Local Authority successful at Court of Appeal - There is no duty to warn of the obvious!


18 October, 2016

The Court of Appeal has handed down a decision in the appeal of Edwards v London Borough of Sutton (2016).

The claimant sought damages after he fell with his bicycle from an ornamental bridge into a stream in a local authority park suffering a serious injury. The bridge was narrow and had a low parapet about 30cm high. At first instance, it was found that the ornamental bridge presented an obvious danger and the local authority should have posted signs warning of the danger in order to discharge its duty to take reasonable care for the safety of visitors pursuant to the Occupiers Act 1957.

The Court of Appeal overturned the first instance decision, concluding "not every accident (even if it has serious consequences) has to be the fault of another". McCombe LJ gave the lead judgment stating that the Judge had failed to identify what the relevant danger was before considering whether the occupier had a duty to do anything about it.

Bridges of this type are common in public areas and the Judge noted that the low walls may constitute a 'danger', however this type of feature did not trigger a duty on the local authority to take any further steps. A formal risk assessment would not have lessened the accident risk, and the provision of side barriers would not have been proportionate.

The danger was obvious to users, and occupiers are not duty-bound to protect against obvious dangers.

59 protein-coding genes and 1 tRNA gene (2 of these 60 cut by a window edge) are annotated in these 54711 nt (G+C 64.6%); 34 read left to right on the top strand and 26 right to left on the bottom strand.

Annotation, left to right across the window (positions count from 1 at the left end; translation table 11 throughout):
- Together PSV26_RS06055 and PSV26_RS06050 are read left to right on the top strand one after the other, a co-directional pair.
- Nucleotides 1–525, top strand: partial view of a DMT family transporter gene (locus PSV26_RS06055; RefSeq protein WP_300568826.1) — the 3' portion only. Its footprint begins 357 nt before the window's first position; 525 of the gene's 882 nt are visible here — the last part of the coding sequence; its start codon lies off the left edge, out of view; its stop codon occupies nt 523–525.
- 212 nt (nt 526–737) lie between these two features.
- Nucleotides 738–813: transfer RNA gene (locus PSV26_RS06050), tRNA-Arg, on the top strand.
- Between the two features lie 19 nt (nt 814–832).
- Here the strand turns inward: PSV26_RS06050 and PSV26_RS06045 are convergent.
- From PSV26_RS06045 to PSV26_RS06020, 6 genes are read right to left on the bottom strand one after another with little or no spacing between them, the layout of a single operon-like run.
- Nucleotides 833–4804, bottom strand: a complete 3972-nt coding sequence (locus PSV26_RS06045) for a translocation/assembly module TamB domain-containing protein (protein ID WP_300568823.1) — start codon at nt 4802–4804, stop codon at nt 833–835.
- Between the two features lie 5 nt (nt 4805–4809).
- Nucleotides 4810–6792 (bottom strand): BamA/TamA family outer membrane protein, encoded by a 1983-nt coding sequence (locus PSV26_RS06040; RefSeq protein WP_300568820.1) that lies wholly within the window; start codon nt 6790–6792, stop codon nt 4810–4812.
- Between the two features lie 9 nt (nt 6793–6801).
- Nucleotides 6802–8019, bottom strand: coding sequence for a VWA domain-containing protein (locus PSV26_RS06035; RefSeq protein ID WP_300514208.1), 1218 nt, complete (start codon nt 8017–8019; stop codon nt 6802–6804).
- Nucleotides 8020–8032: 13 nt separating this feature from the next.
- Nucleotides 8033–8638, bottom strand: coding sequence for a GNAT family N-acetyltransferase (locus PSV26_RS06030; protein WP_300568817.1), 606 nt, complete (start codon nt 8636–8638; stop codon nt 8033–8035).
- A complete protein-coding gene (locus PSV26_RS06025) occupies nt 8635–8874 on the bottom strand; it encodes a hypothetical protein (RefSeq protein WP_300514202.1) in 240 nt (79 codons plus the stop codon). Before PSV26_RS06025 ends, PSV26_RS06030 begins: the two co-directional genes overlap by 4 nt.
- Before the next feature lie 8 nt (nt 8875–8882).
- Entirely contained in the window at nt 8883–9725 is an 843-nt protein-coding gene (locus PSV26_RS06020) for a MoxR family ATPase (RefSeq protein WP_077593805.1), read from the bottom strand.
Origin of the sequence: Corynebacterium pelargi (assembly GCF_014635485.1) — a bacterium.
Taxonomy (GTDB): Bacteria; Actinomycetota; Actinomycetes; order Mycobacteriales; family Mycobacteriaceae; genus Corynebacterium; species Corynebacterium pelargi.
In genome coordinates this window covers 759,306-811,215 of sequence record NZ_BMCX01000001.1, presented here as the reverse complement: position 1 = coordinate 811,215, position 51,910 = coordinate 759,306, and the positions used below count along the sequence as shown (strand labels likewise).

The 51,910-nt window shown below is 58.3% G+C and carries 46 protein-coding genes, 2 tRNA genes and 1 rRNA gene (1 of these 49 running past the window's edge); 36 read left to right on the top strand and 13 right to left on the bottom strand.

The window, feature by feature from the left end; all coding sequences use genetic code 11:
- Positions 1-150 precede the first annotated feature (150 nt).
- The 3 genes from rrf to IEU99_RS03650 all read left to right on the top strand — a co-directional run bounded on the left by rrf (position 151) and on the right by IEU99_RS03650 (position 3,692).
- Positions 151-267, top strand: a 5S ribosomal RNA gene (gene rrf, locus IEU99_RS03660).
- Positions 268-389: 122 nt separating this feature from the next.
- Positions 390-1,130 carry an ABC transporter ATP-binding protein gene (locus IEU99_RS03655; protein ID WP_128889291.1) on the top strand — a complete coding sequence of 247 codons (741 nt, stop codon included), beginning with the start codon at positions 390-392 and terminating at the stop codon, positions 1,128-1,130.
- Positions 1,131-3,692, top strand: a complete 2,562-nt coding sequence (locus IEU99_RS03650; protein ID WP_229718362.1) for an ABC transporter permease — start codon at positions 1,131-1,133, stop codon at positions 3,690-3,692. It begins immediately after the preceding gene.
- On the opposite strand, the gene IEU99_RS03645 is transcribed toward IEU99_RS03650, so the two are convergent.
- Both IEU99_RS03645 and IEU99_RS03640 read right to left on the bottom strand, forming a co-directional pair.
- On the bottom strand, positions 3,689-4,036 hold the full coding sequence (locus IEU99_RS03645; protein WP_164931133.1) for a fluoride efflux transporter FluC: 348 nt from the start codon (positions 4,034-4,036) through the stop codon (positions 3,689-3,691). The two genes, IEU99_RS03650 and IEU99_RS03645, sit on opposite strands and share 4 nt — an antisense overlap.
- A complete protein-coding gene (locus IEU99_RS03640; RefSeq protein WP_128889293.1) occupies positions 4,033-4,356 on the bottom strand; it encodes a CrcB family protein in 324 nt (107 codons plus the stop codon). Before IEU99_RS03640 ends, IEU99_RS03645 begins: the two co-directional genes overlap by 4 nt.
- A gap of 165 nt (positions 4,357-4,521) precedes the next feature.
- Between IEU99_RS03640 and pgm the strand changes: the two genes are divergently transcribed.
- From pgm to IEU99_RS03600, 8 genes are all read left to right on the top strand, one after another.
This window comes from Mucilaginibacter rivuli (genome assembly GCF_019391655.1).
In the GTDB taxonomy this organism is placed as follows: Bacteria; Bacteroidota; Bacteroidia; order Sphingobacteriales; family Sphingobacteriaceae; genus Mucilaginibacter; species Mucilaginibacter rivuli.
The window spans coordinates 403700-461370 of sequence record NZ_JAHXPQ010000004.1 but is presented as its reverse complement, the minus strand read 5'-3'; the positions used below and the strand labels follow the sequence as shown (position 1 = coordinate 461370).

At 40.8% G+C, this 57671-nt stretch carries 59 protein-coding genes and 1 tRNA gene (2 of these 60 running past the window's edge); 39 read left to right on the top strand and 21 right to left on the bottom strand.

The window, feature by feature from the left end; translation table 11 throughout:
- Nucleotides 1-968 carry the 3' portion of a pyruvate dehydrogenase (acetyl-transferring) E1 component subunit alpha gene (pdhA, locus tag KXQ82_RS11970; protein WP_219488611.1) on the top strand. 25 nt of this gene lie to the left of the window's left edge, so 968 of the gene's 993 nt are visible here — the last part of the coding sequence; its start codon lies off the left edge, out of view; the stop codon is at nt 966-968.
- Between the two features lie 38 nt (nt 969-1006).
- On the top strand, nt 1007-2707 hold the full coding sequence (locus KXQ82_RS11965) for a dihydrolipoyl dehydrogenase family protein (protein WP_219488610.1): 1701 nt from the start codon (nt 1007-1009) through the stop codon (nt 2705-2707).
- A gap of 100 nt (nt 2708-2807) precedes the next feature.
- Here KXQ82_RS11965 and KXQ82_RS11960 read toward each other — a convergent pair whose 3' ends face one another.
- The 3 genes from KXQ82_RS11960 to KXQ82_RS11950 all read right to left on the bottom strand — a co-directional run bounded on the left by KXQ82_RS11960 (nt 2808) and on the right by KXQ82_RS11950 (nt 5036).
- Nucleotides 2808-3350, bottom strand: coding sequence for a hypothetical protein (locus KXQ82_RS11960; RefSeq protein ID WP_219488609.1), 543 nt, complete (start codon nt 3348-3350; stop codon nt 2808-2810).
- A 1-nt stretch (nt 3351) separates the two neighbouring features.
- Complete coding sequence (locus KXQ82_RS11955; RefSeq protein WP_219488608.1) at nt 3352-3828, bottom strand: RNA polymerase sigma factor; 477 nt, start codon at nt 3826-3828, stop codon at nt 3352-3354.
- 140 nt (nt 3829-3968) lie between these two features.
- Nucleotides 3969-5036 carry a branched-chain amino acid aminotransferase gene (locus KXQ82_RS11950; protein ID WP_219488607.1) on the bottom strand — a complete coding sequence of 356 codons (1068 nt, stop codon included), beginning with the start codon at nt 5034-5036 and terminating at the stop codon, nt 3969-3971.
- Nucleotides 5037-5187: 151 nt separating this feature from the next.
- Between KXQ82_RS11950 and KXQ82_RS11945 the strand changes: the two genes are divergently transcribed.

The appeal was dismissed.

Forbes comment

In his judgement, McCombe LJ remarked that "an occupier is not an insurer against injuries sustained on his premises". The Courts pragmatic stance on this issue is reassuring. The Courts do not expect occupiers to take every step to eliminate all possible risk but to act reasonably.

We recommend that local authorities with similar features ought to give formal consideration to the safety of the feature and to carry out a written risk assessment. There is no duty to warn of obvious risks, but where a risk is foreseeable, the occupier ought to take steps to protect users. When assessing whether the occupier has acted reasonably the Court will balance the risk of injury and its seriousness against the cost and feasibility of preventive measures. In this instance, the Court remarked that there was no requirement to fit railings to the bridge. The modern requirement to fit side railings does not mean that occupiers are liable if an existing structure does not meet those standards. Additions to the bridge such as railings would have significantly altered the bridge's character, and would have been out of proportion to a remote risk which had never materialised in the bridge's history.

For further information please contact Sarah Wilkinson by email Sarah Wilkinson or call 01254 222440.


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